I won't repeat the background stuff from the first Killiecrankie battle, but the order of battle in Simple '45 terms would be as follows:

Jacobite Forces:

5 units of Highlanders
1 unit of Cavalry
Government Forces:
4 units of Government Foot
4 units of Government Foot (Below Average)
2 units of Cavalry (Below Average)
1 unit of Artillery 

The artillery unit could fire at any unit on the board at any distance; but each turn it had to be rolled for with a result of 1-3 meaning that the artillery becomes unserviceable and is removed from board.

The Set-Up:

Once again, with feeling: the Government Army along the line of the road, facing the ambushing Highlanders on the high ground.

The Battle:

The battle starts with the Government artillery bombarding the Jacobites, doing no damage, then breaking; the Highlands begin their advance down the slope.

A wider view.

The battle begins in earnest in thoroughly predictable fashion: the Government cavalry is routed by a combination of musket, sabre and intimidating battle cries and cat-calls...

The Highlanders' left flank is subjected to the crossing fire of the Government Foot

Meanwhile on the Government Left, the Scots Brigade throws back its right-hand regiment en potence to prevent it being outflanked by the victorious Jacobite cavalry.

A wider shot of the whole situation

The Government Foot's musketry begins to play on the Jacobite cavalry in the centre (centre-right), the Highlanders on the right (left)...

And on the Highlanders on the right (left)...

The Highlanders are undeterred and charge home against the Government Left (left)...whilst the Highlander re-orientate themselves to face the Government Right (centre-right)

The Government Foot is hard-pressed, but still holding...

Which gives time for the Government Foot on the extreme left (left) to wheel and deliver musket fire and a bayonet charge - the Highlanders break (left); the Jacobite cavalry has also suffered too much and also breaks (centre-right)

A wider shot of the battlefield as the Highlanders, despite the destruction of the Government Centre, are under increasing pressure on their flanks

Armed rebellion is never for the faint-hearted however!  The Jacobites on the left put in a renewed charge, routing one of the raw Government battalions (centre)

A wider shot: the Jacobite Right is in deep trouble (left), whilst the Jacobite Left is still confident of victory

And rightly so! Another Government battalion is routed (centre)

And so is the third (bottom-right)! The Highlanders have completely overthrown the Government Right and have cut off the Government Army's escape route to Killiecrankie...but the Jacobite Right  is in danger of being folded up, even though they have routed one of the opposing Government battalions (bottom-centre-left)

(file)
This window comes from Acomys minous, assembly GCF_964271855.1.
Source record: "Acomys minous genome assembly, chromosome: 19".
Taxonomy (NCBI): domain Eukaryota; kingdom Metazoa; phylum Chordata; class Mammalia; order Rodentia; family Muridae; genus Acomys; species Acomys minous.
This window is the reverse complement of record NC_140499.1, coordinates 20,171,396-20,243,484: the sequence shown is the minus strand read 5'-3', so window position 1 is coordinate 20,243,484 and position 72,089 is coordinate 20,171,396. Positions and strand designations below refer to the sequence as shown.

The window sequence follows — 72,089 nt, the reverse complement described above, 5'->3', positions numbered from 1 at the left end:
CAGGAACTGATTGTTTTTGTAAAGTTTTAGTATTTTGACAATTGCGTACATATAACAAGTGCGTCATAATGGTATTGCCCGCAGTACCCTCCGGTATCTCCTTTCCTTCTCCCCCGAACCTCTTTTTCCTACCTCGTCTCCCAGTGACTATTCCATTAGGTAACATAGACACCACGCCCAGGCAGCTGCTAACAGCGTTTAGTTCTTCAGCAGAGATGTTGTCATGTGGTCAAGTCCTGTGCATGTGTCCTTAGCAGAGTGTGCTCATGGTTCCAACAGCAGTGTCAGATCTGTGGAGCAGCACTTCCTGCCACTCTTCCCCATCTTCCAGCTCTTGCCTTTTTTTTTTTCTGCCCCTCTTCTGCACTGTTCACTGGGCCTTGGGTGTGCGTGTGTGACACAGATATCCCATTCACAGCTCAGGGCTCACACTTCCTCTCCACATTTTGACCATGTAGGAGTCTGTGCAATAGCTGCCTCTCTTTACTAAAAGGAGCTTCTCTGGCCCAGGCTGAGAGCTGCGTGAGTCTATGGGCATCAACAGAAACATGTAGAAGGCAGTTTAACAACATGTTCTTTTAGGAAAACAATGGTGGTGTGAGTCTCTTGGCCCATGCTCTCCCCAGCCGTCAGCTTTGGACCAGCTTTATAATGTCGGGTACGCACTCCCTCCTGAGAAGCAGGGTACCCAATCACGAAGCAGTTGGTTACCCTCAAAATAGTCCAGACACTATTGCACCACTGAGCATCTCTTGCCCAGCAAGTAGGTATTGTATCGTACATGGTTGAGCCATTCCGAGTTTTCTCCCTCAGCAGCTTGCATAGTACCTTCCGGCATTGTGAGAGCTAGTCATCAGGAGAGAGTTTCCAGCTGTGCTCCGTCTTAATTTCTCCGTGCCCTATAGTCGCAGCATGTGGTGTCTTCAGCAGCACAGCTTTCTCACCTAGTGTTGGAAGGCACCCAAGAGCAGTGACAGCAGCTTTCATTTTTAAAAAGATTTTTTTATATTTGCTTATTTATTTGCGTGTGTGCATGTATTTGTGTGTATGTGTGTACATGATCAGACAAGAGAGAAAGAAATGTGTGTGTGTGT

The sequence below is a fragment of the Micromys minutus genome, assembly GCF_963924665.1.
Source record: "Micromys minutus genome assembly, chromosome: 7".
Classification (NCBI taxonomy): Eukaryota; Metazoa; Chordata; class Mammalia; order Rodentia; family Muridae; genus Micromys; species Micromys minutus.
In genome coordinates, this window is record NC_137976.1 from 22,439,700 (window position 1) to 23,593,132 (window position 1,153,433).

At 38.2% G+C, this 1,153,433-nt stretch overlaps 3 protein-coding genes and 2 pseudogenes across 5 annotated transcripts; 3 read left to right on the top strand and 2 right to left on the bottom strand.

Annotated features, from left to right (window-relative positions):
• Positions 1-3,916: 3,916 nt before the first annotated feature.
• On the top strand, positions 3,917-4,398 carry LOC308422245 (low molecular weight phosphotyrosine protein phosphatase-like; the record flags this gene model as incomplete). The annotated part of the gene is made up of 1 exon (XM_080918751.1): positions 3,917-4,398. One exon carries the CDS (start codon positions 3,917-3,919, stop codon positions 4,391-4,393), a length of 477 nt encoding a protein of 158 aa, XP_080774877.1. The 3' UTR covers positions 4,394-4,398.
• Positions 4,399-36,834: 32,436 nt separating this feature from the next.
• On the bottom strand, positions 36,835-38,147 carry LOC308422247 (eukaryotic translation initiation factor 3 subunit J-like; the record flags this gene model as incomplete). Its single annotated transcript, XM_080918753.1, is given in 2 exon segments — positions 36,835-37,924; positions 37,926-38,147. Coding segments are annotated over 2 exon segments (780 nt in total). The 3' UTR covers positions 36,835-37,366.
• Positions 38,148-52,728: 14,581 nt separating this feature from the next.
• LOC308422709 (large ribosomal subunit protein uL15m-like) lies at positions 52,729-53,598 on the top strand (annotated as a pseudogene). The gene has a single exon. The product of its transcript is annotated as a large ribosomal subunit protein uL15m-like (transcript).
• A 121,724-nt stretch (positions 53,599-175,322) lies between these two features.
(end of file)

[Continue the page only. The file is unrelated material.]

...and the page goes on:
And no sooner said, than the last Jacobite regiment on the Left is put to flight (Centre)!

The battle ends - both sides have one wing entirely victorious.

Game Notes: A close run-thing: tactically a draw but with the Government forces having suffered rather heavier losses - however, strategically a disaster for the Jacobites, with the Government Army strong enough to over-match the remaining Jacobite forces; resembling in some ways the result of Sherrifmuir, in fact.

It was good fun as a game too, with the pendulum of defeat and victory swinging both ways until finally reaching an equilibrium in the middle.  Raw Government cavalry again proved utterly worthless except in its defeat exposing the whole Government position; the decision to have the Government Foot as half Experienced, half Raw may again account for the discrepancy with history, since the Experienced Foot generally held on long enough to allow their numbers and musketry to tell on the Highlanders.  Obviously there is no real way of deciding whether all the Government Foot should be classified as 'Raw' for this battle, or if we assume that they just rolled poorly in real life...

The tactical choices are relatively minor (which units to concentrate attacks on, minor choices of manoeuvre) but to a large extent the battle runs itself.  This is actually true of many wargames, although these simple games expose the fact rather more.  I am not really in a position to say if the rules need some differentiation to show tactical differences at the relative scale between the fighting in the 1690s and the 1740s, but there was nothing too obvious that I missed.  So, with the continuing proviso that the player(s) will need to fill in a few gaps in how movement is conducted, and that perhaps there should be rules for an Army break-point instead of being able to fight to the last regiment, I do recommend this set as a very useful 'quick play' game for historical recreations or perhaps a campaign-in-a-day.

Figures by Baccus 6mm, buildings by Leven and Timecast.